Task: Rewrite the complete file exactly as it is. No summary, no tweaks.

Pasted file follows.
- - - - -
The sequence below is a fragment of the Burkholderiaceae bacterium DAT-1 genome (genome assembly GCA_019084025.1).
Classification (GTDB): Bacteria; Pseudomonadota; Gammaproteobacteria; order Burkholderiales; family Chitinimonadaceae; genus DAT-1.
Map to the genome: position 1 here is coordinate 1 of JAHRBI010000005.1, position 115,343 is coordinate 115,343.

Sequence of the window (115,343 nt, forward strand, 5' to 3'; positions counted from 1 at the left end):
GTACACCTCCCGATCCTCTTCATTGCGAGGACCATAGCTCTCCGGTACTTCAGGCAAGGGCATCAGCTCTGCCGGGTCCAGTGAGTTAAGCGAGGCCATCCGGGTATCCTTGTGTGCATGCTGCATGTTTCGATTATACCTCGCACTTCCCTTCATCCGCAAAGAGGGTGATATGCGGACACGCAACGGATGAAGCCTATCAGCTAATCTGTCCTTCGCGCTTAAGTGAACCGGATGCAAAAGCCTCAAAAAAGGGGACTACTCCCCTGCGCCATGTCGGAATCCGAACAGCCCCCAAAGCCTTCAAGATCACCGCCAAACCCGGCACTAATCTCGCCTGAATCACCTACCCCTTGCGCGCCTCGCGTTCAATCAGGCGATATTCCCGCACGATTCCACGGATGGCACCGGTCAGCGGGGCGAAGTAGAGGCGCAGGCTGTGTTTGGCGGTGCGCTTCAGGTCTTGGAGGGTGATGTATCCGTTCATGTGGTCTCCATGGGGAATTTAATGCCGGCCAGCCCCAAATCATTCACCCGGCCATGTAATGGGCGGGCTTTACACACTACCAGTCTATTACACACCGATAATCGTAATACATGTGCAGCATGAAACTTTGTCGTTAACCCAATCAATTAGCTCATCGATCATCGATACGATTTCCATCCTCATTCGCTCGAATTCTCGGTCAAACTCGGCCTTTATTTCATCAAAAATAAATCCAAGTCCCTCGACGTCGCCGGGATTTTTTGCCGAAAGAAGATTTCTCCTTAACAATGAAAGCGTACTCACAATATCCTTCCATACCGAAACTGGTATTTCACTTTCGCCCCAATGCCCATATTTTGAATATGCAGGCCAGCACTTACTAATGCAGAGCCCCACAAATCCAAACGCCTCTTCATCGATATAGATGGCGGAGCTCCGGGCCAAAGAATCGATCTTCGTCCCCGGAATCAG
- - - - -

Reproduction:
The sequence below is a fragment of the Burkholderiaceae bacterium DAT-1 genome (genome assembly GCA_019084025.1).
Classification (GTDB): Bacteria; Pseudomonadota; Gammaproteobacteria; order Burkholderiales; family Chitinimonadaceae; genus DAT-1.
Map to the genome: position 1 here is coordinate 1 of JAHRBI010000005.1, position 115,343 is coordinate 115,343.

Sequence of the window (115,343 nt, forward strand, 5' to 3'; positions counted from 1 at the left end):
GTACACCTCCCGATCCTCTTCATTGCGAGGACCATAGCTCTCCGGTACTTCAGGCAAGGGCATCAGCTCTGCCGGGTCCAGTGAGTTAAGCGAGGCCATCCGGGTATCCTTGTGTGCATGCTGCATGTTTCGATTATACCTCGCACTTCCCTTCATCCGCAAAGAGGGTGATATGCGGACACGCAACGGATGAAGCCTATCAGCTAATCTGTCCTTCGCGCTTAAGTGAACCGGATGCAAAAGCCTCAAAAAAGGGGACTACTCCCCTGCGCCATGTCGGAATCCGAACAGCCCCCAAAGCCTTCAAGATCACCGCCAAACCCGGCACTAATCTCGCCTGAATCACCTACCCCTTGCGCGCCTCGCGTTCAATCAGGCGATATTCCCGCACGATTCCACGGATGGCACCGGTCAGCGGGGCGAAGTAGAGGCGCAGGCTGTGTTTGGCGGTGCGCTTCAGGTCTTGGAGGGTGATGTATCCGTTCATGTGGTCTCCATGGGGAATTTAATGCCGGCCAGCCCCAAATCATTCACCCGGCCATGTAATGGGCGGGCTTTACACACTACCAGTCTATTACACACCGATAATCGTAATACATGTGCAGCATGAAACTTTGTCGTTAACCCAATCAATTAGCTCATCGATCATCGATACGATTTCCATCCTCATTCGCTCGAATTCTCGGTCAAACTCGGCCTTTATTTCATCAAAAATAAATCCAAGTCCCTCGACGTCGCCGGGATTTTTTGCCGAAAGAAGATTTCTCCTTAACAATGAAAGCGTACTCACAATATCCTTCCATACCGAAACTGGTATTTCACTTTCGCCCCAATGCCCATATTTTGAATATGCAGGCCAGCACTTACTAATGCAGAGCCCCACAAATCCAAACGCCTCTTCATCGATATAGATGGCGGAGCTCCGGGCCAAAGAATCGATCTTCGTCCCCGGAATCAG